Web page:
April 19, 2017
It’s strange that while the rest of us cost-conscious diners debate extra toppings or an additional side, there are people out there spending hundreds, even thousands, of dollars on a single meal. No, really! From appetizers to desserts to entire tasting menus, the wealthy are out and about in the world spending the equivalent of your monthly/annual grocery budget on a lone, sit-down meal. Still, it’s pretty dang intriguing to see what those meals end up being.
Want to see what they get for their money? Are you ready to have your mind blown with meals that you and I could never afford (or justifying, if we somehow could)? Let’s get to it then and flip out about how much the well-to-dos of the world are out there spending and eating.
9. The Tasting Menu @ Ultraviolet by Paul Pairet ($579) // Shanghai, China
Conceived by acclaimed chef and former student of science Paul Pairet, 10 guests come together around a single table for a 20-course, avante-garde menu that’s supremely enhanced with “a multi-sensory atmosphere of music, video, scents, and simulations.”
No decor, no artifacts, no paintings, no views. The menus rotate on alternate weeks, and each dish is more than just that, it’s an immersive experience — where dishes play jokes and walls move.
8. Dinner Menu @ Masa ($595) // New York
Inside this restaurant, there’s a serious dedication to the art of cuisine and hospitality. If you dig sushi and have a wallet that’s been working out, this is your kingdom for an evening.
Founder and sushi master Chef Masayoshi Takayama spent his whole life perfecting the craft, and folks with a few hundred bucks can see what it’s like to dine on the best sushi in the States. Meanwhile, gratuities are not expected or accepted at the restaurant, so…maybe that’ll save you a few bucks?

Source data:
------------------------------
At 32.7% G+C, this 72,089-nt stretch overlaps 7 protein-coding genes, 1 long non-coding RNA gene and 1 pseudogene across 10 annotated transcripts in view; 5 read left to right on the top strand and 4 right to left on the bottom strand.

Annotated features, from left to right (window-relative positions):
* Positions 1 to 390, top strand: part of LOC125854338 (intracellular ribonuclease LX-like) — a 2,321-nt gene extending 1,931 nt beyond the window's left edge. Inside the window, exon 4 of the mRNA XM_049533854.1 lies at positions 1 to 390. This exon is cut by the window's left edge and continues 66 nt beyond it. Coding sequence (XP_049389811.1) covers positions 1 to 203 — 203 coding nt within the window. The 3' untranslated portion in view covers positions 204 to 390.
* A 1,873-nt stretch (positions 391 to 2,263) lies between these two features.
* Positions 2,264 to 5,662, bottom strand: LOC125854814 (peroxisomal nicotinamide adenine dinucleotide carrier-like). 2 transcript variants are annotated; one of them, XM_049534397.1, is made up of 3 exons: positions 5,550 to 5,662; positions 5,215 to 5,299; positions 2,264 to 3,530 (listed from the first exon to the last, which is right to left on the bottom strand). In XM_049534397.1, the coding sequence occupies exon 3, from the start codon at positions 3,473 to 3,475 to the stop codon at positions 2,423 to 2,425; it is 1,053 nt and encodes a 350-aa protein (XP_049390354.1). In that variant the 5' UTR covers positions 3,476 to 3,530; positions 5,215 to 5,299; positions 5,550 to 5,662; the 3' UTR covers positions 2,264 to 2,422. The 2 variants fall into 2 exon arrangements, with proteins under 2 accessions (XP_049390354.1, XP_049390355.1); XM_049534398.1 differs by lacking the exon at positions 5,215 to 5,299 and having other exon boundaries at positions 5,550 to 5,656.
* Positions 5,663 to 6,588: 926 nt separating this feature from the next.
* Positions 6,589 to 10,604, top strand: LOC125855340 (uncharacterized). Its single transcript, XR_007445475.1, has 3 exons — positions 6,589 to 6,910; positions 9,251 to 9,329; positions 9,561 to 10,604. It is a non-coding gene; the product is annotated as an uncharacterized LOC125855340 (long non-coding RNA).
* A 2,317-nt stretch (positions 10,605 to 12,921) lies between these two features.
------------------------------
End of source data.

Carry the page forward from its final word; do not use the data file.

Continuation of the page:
7. The Zillion Dollar Lobster Frittata @ Norma’s Restaurant ($650) // New York
It looks like a curious lifeform from outer space, but this colorful deal at the restaurant found in Manhattan’s Le Parker Meridien Hotel is no joke. It’s the world’s most expensive omelette, which makes sense since its main ingredients, aside from eggs, is lobster and caviar.
Seriously, the American Sturgeon caviar that’s heaped atop the breakfast dish is worth $650 alone. However, the restaurant staff wants the decadent menu item to be available to more folks, so they also offer a version of it that’s a cool $100.
6. The Tasting Experience @ SubliMotion ($2,000) // Ibiza, Spain
For starters, I never expected something this innovative to be found in a Hard Rock Hotel. This curious dining operation was opened three years ago by Michelin 2-star chef, Paco Roncero who uses molecular gastronomy in his dishes.
Secondly, this a three-hour experience. For the notably hefty price, 12 guests sit together at a table and enjoy a single tasting menu, with the aid of 25 professionals. Meanwhile, the table and walls of the futuristic room basically work as screens, rotating the vibe and scene, ensuring that the moody swirl of food, tech, and art make for a wildly unique meal.
5. White Truffle and Gold Pizza @ Margo’s ($2,420) // Valletta, Malta
This magnificently decadent pizza is only available while white truffles are in season, typically October through May. Its ingredients include white truffles, fresh organic water buffalo mozzarella, and a 24-carat gold leaf.